In Time and Power, Christopher Clark examines how Prussian and German leaders “learnt to bend the past to suit the present” in four different centuries.  (New Statesman, 2/13/19; Standpoint, 3/2019)

“Ernst Jünger’s Second World War was less dramatic than his first; it could hardly be otherwise.” Find out more from his journals as an officer in occupied Paris, newly translated by Thomas and Abby Hansen.  (The Washington Post, 1/16/19; New Statesman, 2/20/19)

“Together, the Stolpersteine now constitute the largest decentralized monument in the world.”  (The Guardian, 2/18/19)

Invoking emergency powers in the Weimar Republican constitution began well before March 1933. “The willingness of parliament to cede authority to the executive eased the path for the transition from authoritarian to totalitarian dictatorship and to lawlessness.”  (The Washington Post, 2/19/19)

The “little-known tragedy of forced adoptions in East Germany” is receiving new attention.  (Spiegel Online – International, 2/7/19)

Stuttgart’s Linden Museum is returning a whip and a Bible that belonged to Nama leader Hendrik Witbooi to the government of Namibia.  (artnet, 2/15/19)

Controversy over looted artifacts, and how best to remember and atone for the crimes of the colonial era, continues to haunt planning for the Humboldt Forum, which opens within the rebuilt Berlin Palace later this year.  (Deutsche Welle, 1/30/19)

In 1938, Lise Meitner—a Jewish woman living in Swedish exile—was not credited in a landmark paper on nuclear fission that was published by her Berlin colleagues, Otto Hahn and Fritz Strassmann. The omission cost her the Nobel Prize.  (The Conversation, 2/7/19)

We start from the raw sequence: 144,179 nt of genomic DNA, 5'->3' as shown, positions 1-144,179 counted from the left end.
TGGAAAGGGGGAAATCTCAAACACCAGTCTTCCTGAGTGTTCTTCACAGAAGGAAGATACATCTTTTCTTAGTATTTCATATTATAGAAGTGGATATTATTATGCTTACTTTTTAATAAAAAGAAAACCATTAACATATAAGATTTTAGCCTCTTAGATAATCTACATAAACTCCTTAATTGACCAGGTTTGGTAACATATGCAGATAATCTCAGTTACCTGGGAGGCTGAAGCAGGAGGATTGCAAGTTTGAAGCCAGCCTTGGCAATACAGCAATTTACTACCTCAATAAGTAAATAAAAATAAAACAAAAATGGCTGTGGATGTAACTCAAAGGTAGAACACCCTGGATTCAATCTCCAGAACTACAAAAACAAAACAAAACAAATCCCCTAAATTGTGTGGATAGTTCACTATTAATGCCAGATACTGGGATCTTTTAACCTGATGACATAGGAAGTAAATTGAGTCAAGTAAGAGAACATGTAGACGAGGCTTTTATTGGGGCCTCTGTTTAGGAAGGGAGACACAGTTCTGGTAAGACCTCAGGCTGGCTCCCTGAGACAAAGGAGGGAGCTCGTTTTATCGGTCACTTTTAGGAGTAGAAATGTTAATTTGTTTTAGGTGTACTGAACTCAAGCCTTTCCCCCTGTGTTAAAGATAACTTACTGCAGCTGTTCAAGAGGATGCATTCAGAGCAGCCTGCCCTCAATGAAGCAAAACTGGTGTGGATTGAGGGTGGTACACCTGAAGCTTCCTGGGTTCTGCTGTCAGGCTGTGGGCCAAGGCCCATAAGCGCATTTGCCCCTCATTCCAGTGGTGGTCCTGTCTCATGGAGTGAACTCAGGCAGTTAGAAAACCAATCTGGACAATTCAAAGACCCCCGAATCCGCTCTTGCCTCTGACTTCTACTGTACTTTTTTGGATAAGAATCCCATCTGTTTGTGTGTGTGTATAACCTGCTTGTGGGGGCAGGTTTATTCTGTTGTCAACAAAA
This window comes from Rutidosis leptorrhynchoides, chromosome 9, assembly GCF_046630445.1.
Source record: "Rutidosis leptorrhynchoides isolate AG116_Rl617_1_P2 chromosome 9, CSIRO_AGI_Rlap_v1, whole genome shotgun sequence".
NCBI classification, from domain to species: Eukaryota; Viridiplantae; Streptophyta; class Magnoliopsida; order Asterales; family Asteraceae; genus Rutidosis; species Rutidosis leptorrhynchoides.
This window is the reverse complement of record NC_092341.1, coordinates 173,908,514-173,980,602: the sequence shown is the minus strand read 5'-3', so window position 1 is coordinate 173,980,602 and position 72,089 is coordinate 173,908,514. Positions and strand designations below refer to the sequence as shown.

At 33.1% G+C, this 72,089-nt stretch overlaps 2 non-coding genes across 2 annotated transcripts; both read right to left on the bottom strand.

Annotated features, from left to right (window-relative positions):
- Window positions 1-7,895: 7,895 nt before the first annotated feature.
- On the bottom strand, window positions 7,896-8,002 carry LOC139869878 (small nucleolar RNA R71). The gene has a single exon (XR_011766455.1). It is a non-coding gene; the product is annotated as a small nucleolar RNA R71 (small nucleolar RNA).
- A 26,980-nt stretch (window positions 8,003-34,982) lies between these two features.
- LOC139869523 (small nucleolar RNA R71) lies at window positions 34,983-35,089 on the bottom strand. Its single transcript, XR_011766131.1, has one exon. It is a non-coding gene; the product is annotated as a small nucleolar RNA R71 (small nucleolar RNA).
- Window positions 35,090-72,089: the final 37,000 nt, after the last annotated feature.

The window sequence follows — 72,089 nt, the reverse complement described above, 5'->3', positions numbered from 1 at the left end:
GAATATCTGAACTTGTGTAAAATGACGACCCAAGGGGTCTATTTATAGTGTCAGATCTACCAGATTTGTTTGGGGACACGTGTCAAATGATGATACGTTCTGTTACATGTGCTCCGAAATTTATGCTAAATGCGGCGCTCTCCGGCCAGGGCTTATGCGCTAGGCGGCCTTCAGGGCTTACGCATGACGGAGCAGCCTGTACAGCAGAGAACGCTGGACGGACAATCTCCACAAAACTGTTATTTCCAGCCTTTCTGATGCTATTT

The documentary short A Night at the Garden depicts the 1939 German American Bund rally in Madison Square Garden. It’s nominated for an Oscar—but it can’t be advertised on Fox News.  (The Washington Post, 2/11/19; Slate, 2/14/19)

“It’s been 100 years since the Marxist revolutionary Rosa Luxemburg was brutally murdered in Germany.” She was one of many women who played an active role in the turbulent events following the end of WWI.  (The Conversation, 1/14/19; The Guardian, 1/15/19)

“For here on either side of the wall are God’s children,” Rev. Martin Luther King, Jr. told Berliners in 1964, “and no man-made barrier can obliterate that fact.”  (Time, 1/18/19)

In Munich 1919: Diary of a Revolution (translated by Jessica Spengler), Viktor Klemperer “reports on the revolution first as an eyewitness and later as a memoirist who already knows how things will unfold.”  (The Nation, 1/10/19)

Blue particles in fossilized dental plaque, unearthed on the grounds of a Dalheim convent, suggest that women, too, were producers of illuminated manuscripts.  (The Atlantic, 1/9/19; The Conversation, 1/11/19)

“Archivists are working to digitize thousands of old audio recordings of the Nuremberg trials, which will then be released to the public, likely in 2020.”  (PRI, 2/4/19)

Teds, Heavies, New Romantics, and more—here’s a circa-1985 Stasi guide used to identify the “types of negative decadent youth cultures in the German Democratic Republic.”  (Open Culture, 2/7/19)